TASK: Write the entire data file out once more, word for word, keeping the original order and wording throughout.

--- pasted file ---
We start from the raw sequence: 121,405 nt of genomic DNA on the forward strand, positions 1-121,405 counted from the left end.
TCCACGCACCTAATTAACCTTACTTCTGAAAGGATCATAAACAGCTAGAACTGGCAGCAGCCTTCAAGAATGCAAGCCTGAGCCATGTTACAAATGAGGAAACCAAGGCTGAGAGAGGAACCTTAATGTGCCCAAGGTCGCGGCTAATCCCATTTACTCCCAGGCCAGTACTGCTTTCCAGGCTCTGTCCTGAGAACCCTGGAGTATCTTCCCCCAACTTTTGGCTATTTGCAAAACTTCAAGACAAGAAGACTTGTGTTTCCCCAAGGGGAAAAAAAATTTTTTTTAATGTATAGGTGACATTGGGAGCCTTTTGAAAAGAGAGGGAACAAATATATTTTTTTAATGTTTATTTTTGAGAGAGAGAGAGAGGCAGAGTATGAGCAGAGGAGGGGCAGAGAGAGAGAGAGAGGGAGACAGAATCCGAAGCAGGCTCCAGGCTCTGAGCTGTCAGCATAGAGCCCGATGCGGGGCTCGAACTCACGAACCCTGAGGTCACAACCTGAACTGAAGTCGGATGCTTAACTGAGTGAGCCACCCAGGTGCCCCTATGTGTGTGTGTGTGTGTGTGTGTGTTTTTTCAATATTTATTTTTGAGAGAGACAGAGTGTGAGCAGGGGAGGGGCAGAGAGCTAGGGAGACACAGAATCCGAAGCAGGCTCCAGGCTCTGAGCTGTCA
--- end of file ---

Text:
We start from the raw sequence: 121,405 nt of genomic DNA on the forward strand, positions 1-121,405 counted from the left end.
TCCACGCACCTAATTAACCTTACTTCTGAAAGGATCATAAACAGCTAGAACTGGCAGCAGCCTTCAAGAATGCAAGCCTGAGCCATGTTACAAATGAGGAAACCAAGGCTGAGAGAGGAACCTTAATGTGCCCAAGGTCGCGGCTAATCCCATTTACTCCCAGGCCAGTACTGCTTTCCAGGCTCTGTCCTGAGAACCCTGGAGTATCTTCCCCCAACTTTTGGCTATTTGCAAAACTTCAAGACAAGAAGACTTGTGTTTCCCCAAGGGGAAAAAAAATTTTTTTTAATGTATAGGTGACATTGGGAGCCTTTTGAAAAGAGAGGGAACAAATATATTTTTTTAATGTTTATTTTTGAGAGAGAGAGAGAGGCAGAGTATGAGCAGAGGAGGGGCAGAGAGAGAGAGAGAGGGAGACAGAATCCGAAGCAGGCTCCAGGCTCTGAGCTGTCAGCATAGAGCCCGATGCGGGGCTCGAACTCACGAACCCTGAGGTCACAACCTGAACTGAAGTCGGATGCTTAACTGAGTGAGCCACCCAGGTGCCCCTATGTGTGTGTGTGTGTGTGTGTGTGTTTTTTCAATATTTATTTTTGAGAGAGACAGAGTGTGAGCAGGGGAGGGGCAGAGAGCTAGGGAGACACAGAATCCGAAGCAGGCTCCAGGCTCTGAGCTGTCA